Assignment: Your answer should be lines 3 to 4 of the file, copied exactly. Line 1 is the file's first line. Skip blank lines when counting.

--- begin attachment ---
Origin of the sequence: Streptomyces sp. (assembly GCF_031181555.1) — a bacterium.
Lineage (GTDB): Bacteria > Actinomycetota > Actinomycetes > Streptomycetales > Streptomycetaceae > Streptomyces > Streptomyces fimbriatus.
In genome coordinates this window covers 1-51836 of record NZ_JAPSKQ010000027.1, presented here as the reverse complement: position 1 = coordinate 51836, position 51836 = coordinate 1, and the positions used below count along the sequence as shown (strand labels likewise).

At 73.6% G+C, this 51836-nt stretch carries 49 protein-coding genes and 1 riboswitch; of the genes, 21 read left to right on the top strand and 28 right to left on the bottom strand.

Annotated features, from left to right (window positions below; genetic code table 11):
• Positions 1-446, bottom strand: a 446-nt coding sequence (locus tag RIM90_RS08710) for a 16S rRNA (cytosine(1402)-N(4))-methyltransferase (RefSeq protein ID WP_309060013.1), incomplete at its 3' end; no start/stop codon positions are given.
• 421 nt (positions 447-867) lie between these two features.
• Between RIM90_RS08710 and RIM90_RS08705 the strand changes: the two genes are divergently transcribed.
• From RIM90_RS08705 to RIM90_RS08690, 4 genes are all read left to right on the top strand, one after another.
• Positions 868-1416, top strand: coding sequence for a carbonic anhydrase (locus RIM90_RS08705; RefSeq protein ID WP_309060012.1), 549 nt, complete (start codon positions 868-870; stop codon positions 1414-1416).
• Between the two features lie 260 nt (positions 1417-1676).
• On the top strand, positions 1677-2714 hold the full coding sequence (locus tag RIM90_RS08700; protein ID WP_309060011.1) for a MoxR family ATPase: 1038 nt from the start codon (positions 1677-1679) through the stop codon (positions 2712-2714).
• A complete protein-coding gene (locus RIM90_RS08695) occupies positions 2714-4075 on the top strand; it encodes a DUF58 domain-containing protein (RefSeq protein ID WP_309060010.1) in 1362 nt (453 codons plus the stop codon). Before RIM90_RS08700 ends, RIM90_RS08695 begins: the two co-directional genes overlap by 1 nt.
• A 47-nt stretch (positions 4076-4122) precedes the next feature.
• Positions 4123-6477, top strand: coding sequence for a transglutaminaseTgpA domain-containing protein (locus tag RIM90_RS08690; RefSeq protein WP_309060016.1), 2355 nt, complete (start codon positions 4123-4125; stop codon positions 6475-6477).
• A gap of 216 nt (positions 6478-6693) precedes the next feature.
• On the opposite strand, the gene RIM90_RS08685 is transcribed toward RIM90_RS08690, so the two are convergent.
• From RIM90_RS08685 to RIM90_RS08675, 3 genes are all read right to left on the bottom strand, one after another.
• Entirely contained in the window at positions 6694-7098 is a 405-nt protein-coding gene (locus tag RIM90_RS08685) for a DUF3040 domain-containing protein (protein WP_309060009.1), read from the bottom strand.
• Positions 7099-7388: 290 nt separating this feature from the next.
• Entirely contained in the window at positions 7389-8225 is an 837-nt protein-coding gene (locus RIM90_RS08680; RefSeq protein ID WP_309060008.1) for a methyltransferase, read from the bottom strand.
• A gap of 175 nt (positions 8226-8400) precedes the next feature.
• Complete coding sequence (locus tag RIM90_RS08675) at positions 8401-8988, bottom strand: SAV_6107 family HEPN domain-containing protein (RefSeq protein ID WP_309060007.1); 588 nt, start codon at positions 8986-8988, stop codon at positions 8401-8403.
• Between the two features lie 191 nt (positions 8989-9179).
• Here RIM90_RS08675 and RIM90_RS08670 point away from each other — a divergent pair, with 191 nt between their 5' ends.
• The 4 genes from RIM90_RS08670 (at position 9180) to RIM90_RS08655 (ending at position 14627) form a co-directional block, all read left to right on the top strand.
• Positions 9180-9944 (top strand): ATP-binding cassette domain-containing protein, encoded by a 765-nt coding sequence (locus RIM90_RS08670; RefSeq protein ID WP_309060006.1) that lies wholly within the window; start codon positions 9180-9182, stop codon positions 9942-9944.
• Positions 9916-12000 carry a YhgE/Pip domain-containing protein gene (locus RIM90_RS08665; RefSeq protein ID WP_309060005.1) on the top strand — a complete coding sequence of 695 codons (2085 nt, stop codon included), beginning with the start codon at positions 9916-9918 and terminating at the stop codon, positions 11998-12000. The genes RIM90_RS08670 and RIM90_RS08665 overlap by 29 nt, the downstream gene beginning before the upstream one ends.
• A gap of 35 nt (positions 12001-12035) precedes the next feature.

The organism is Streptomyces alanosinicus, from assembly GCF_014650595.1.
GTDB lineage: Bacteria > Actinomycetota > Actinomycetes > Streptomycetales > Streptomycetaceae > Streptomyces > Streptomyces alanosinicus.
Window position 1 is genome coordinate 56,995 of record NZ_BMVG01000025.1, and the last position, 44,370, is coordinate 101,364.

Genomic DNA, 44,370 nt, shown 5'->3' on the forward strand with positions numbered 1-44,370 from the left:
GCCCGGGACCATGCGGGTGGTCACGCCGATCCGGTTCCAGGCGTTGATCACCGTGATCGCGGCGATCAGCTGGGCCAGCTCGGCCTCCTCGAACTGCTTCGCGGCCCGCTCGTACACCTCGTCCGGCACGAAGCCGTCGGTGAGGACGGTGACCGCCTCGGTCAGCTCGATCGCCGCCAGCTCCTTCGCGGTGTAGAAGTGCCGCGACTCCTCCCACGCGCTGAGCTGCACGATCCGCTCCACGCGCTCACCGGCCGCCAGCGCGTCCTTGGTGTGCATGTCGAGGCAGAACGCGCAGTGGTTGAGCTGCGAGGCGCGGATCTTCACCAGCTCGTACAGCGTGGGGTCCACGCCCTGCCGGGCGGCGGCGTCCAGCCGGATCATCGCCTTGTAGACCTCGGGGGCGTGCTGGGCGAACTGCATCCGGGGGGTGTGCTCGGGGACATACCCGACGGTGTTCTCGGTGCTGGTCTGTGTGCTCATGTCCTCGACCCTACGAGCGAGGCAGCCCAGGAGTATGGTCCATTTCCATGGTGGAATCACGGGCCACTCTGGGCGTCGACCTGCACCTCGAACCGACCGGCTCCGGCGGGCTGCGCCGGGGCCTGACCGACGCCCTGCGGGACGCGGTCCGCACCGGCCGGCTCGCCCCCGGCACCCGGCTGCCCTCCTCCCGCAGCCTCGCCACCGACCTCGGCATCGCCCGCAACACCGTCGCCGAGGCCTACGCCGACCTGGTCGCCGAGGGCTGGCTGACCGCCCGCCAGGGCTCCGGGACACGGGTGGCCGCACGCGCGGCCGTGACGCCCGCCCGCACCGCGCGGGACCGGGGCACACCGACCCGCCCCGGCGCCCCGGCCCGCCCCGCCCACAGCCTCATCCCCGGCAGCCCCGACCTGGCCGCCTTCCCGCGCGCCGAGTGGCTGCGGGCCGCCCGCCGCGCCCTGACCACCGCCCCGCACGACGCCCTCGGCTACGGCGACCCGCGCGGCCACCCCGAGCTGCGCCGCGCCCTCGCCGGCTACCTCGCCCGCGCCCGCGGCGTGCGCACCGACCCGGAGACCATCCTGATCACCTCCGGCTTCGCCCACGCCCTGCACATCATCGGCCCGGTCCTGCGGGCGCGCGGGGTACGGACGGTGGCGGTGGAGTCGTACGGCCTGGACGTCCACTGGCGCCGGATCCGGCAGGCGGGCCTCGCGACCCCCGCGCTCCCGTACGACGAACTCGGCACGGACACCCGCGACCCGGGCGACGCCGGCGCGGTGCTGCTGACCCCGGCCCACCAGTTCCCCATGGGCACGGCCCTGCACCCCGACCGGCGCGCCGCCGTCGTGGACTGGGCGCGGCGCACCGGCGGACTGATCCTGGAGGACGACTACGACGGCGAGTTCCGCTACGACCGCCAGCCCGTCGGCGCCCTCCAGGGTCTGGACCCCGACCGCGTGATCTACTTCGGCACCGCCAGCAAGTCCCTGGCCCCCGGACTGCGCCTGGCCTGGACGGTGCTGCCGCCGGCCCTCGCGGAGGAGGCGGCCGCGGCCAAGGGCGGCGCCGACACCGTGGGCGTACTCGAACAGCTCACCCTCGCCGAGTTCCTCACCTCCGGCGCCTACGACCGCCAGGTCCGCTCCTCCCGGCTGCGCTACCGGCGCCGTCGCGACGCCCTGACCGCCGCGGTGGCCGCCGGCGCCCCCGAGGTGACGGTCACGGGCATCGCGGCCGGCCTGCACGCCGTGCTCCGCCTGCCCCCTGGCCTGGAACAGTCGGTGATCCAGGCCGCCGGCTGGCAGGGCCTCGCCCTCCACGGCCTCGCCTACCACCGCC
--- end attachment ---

In genome coordinates this window covers 1-51836 of record NZ_JAPSKQ010000027.1, presented here as the reverse complement: position 1 = coordinate 51836, position 51836 = coordinate 1, and the positions used below count along the sequence as shown (strand labels likewise).

At 73.6% G+C, this 51836-nt stretch carries 49 protein-coding genes and 1 riboswitch; of the genes, 21 read left to right on the top strand and 28 right to left on the bottom strand.